Bad Bunny is being sued by Carliz De La Cruz Hernandez, his ex-girlfriend, for the unauthorized use of one of his voice recordings in his music, according to a new lawsuit seen by Pitchfork. The voice memo features De La Cruz saying “Bad Bunny, baby” in a breathy voice and has been used on the 2016 single “Pa Ti” and A summer without youis “Two Thousand 16”. She filed the lawsuit this month in a Puerto Rico court, alleging that both her voice and her phrase, which she allegedly came up with, are being used without her permission. She is seeking $40 million in compensation.
“Thousands of people have commented directly on Carliz’s social networks, as well as every time she goes to a public place, about ‘Bad Bunny, baby’. This has caused, and currently causes, De La Cruz to feel worried, distraught, intimidated, overwhelmed, and anxious,” a loose translation of the lawsuit reads. Also sued are Rimas Entertainment and Bad Bunny’s manager, Noah Kamil Assad Byrne. Pitchfork has reached out to representatives for Bad Bunny for comment.
Bad Bunny and De La Cruz began dating in 2011 and attended the University of Puerto Rico together the following year. According to the lawsuit, the reggaeton artist was allegedly writing songs and often sought input from her during this time period. He was supposedly in charge of invoice handling, contract management, and event scheduling. The lawsuit claims the phrase “Bad Bunny, baby” first appeared in 2015, and Bad Bunny asked De La Cruz to record himself saying it. According to the complaint, the couple finally separated in 2017.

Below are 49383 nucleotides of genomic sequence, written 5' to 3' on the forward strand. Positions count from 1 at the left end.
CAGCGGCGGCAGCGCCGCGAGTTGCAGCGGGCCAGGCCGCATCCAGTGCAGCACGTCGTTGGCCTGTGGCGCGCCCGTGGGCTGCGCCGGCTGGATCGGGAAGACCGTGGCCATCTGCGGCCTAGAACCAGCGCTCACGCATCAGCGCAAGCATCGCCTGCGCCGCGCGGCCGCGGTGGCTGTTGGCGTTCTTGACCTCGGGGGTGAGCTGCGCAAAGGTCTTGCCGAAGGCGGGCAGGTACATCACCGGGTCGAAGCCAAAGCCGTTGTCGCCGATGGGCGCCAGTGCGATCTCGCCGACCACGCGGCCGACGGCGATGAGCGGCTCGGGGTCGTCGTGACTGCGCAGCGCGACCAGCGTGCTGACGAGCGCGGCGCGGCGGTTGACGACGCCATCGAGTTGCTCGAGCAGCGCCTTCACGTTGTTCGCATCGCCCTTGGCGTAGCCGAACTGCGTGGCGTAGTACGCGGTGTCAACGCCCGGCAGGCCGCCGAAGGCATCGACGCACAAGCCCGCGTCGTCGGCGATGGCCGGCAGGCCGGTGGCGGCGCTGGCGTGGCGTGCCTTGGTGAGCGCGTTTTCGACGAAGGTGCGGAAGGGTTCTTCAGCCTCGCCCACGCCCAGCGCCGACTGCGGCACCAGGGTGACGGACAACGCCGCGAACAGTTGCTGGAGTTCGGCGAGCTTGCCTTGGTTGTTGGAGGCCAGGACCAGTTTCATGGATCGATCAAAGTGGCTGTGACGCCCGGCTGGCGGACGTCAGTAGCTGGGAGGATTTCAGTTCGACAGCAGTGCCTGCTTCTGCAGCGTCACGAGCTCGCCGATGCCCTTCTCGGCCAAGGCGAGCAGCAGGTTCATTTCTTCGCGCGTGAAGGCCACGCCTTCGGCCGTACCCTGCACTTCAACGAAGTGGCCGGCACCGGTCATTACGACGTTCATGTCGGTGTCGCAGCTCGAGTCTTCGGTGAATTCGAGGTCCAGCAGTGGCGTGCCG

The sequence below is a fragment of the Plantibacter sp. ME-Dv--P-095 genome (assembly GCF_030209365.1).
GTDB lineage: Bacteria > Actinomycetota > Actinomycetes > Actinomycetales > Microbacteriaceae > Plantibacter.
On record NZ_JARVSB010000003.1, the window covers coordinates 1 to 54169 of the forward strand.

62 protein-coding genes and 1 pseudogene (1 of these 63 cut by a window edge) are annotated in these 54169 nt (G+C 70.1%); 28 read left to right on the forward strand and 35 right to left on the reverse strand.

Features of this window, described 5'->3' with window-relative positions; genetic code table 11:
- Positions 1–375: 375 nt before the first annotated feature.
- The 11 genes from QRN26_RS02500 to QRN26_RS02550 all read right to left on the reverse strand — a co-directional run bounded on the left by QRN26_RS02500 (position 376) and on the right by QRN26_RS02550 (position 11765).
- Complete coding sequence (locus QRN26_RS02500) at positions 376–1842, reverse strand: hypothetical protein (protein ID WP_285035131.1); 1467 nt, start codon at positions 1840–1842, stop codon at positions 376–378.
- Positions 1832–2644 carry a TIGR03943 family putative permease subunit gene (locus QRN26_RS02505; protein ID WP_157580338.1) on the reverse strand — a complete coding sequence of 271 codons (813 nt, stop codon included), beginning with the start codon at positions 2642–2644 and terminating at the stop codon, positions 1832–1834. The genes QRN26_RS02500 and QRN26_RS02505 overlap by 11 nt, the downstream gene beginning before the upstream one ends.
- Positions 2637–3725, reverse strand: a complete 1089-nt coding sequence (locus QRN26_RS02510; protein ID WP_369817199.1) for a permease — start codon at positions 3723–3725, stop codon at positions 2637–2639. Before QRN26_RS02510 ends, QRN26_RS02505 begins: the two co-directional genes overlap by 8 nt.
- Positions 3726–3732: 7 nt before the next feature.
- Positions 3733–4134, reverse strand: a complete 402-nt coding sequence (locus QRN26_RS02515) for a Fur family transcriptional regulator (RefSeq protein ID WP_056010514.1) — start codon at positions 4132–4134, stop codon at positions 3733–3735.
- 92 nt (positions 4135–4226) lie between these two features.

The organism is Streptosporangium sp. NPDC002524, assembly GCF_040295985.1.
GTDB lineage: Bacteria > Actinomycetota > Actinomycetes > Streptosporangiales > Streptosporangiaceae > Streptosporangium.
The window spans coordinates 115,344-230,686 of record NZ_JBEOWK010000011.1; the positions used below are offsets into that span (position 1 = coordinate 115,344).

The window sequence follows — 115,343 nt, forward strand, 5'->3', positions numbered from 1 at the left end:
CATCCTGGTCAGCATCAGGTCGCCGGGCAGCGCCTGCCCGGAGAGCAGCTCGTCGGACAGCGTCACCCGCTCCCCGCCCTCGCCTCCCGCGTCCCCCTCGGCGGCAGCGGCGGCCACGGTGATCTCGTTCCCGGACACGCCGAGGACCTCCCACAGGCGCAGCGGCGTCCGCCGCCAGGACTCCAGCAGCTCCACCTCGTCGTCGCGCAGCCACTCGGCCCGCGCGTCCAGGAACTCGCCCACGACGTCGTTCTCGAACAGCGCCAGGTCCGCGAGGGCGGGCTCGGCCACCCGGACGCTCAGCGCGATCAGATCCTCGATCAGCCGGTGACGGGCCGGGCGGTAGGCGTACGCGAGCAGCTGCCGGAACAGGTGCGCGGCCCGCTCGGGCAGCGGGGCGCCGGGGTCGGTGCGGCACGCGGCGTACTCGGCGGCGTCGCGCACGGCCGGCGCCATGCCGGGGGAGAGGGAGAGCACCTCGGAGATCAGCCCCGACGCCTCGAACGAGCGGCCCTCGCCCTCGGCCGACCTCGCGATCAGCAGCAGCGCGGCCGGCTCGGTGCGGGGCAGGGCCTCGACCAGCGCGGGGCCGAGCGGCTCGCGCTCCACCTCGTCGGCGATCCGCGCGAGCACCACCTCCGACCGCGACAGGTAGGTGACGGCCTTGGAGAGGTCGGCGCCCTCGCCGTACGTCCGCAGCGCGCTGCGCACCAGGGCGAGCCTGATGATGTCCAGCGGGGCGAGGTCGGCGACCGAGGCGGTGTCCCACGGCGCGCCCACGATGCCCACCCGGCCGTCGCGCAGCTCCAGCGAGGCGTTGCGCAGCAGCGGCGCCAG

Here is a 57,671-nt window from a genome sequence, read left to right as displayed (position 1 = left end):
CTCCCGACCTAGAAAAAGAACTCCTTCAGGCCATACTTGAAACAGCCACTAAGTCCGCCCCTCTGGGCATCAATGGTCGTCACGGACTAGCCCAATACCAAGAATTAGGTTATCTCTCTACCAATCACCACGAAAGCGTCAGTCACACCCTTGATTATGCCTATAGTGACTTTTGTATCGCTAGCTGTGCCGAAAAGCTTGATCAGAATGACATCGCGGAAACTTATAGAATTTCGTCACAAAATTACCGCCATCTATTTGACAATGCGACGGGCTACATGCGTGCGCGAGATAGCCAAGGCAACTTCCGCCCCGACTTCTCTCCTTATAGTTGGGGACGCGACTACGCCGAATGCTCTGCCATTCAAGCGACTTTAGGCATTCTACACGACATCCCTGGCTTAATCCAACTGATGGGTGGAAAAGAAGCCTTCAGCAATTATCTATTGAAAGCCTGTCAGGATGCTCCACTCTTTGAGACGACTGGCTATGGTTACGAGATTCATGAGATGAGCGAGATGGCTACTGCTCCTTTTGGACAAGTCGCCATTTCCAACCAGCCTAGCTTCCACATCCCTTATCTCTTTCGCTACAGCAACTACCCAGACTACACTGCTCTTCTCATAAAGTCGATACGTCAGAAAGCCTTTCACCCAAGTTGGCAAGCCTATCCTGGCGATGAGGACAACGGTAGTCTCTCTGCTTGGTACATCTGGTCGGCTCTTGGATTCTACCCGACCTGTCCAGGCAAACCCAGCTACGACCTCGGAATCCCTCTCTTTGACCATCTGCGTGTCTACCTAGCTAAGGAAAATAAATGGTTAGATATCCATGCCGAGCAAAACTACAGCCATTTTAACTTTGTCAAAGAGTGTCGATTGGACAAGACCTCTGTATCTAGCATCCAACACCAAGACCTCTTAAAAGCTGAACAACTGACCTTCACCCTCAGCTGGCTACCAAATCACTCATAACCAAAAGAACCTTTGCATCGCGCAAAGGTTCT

In the lawsuit, De La Cruz claims that a Bad Bunny representative contacted her in early May for permission to use her voice memo in a song. According to the complaint, she turned down an offer of $2,000 to buy the recording and asked to discuss a contract to license her voice. “De La Cruz reiterated that the only way to formalize an agreement is if it is done in writing,” she reads in the translation of the lawsuit.
De La Cruz claims that she and the manager met to hear the song and she once again refused to clear the label on the song, claiming that she was not comfortable with it. One day before the release of A summer without you, the representative sent her a contract that was “excessively complete, so she felt cheated,” according to the lawsuit. Hours before the album’s release, another Rimas employee reportedly sent an alternative contract requesting permission to use his voice memo on the upcoming “Dos Mil 16” and, retroactively, “Pa Ti.” The lawsuit claims that A summer without you He came out a day later with the unauthorized voice memo.